Decca Records (B0005715-02)
Release Date: December 13, 2005
Conducted by Pete Anthony, Mike Nowak, Bruce Babcock
The Hollywood Studio Symphony
Average Rating: 4.5 stars (2 users)
|2.||A Fateful Meeting||4:16|
|3.||Defeat is Always Momentary||2:48|
|4.||It's in the Subtext||3:19|
|6.||The Venture Departs||4:03|
|7.||Last Blank Space on the Map||4:43|
|9.||Something Monstrous... Neither Beast Nor Man||2:38|
|10.||Head Towards the Animals||2:48|
|12.||Tooth and Claw||6:17|
|13.||That's All There Is...||3:26|
|16.||The Empire State Building||2:36|
|17.||Beauty Killed The Beast I||1:59|
|18.||Beauty Killed The Beast II||2:22|
|19.||Beauty Killed The Beast III||2:14|
|20.||Beauty Killed The Beast IV||4:45|
|21.||Beauty Killed The Beast V||4:13|
|Total Album Time:||74:27|
|by Dan Goldwasser
on December 13th, 2005
Peter Jackson's latest epic - a three hour re-telling of King Kong - needed music that would support the story and provide an emotional backbone to the relationship between Ann Darrow (Naomi Watts) and the 28-foot tall ape. Coming in at the last minute was composer James Newton Howard, and with only five weeks to write nearly 3-hours of music, his result is surprisingly resilient and effective.
The album opens the same way the movie starts - the art-deco opening titles of the film are displayed over the mysterious Skull Island Theme. Once the main title for King Kong appears, we hear the ape's motif - four brash low descending chords. The film starts out in 1933 New York City, where movie producer/director Carl Denham (Jack Black) is about to lose his funding. He has a map to an island that is rumored to have prehistoric creatures on it, and he plans on shooting his film there. When his lead actress is suddenly unavailable, he discovers Darrow, and convinces her to come on the voyage. Most of this music is presented in the tracks "A Fateful Meeting" and "Defeat is Always Momentary". The former being a more emotional track, and the latter being playful. Howard wrote a jazzy number to represent NYC and Anne's career as a vaudeville performer. Bits of it are heard in "Defeat is Always Momentary", and we'll hear more of it later on.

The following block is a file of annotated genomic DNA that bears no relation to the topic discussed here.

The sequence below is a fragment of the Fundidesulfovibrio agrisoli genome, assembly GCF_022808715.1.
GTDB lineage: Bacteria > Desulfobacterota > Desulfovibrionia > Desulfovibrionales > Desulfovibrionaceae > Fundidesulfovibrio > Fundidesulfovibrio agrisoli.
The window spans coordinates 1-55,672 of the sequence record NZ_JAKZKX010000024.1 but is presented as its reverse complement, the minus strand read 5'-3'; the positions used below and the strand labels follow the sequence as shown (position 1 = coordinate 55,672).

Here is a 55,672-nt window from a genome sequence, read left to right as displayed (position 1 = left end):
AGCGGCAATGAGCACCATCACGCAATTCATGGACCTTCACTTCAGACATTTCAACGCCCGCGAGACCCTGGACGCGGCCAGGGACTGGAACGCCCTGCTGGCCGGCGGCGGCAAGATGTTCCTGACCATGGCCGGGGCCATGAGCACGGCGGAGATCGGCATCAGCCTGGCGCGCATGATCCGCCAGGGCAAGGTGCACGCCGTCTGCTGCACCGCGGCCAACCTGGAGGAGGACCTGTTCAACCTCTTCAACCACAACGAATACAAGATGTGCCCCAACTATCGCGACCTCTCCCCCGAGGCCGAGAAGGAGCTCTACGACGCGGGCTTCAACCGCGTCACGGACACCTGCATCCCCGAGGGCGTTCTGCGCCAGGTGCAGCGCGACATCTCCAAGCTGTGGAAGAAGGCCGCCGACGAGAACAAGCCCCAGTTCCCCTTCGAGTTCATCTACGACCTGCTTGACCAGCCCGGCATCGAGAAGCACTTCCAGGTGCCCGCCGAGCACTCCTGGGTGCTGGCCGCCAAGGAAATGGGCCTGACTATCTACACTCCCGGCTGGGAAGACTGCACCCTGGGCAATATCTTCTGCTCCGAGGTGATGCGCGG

"It's in the Subtext" has a sweeping version of the Skull Island Theme, played almost as a love scene between Darrow and screenwriter Jack Driscoll (Adrien Brody). It's a lush track that leads into "Two Grand", a playful yet tense track that appears when Denham tries to stall Driscoll and keep him on the ship. Howard makes good use of the orchestra, bouncing motifs between various sections. "Last Blank Space on the Map" is where the pounding action begins. As the ship approaches Skull Island, it almost crashes into a wall, hidden by the fog bank. A very exciting sequence ensues as they try to get away, but the waves keep pushing the ship around until it's stuck against an outcropping. This is the kind of music that makes your palms sweat - especially in the theaters with the accompanying visuals.
Denham and his film crew depart for the island, and find that it is an empty ruin ("It's Deserted"). At least, it's empty until the natives show up and attack his party. This cue is another tense track, with a variation on the Skull Island Theme popping up. After they're rescued, they go back to the ship - but Ann is kidnapped by the natives and brought to be sacrificed to Kong. None of the music in those scenes made it on the album. Big epic orchestral moments herald Kong's arrival just as her rescue party shows up ("Something Monstrous... Neither Beast Nor Man").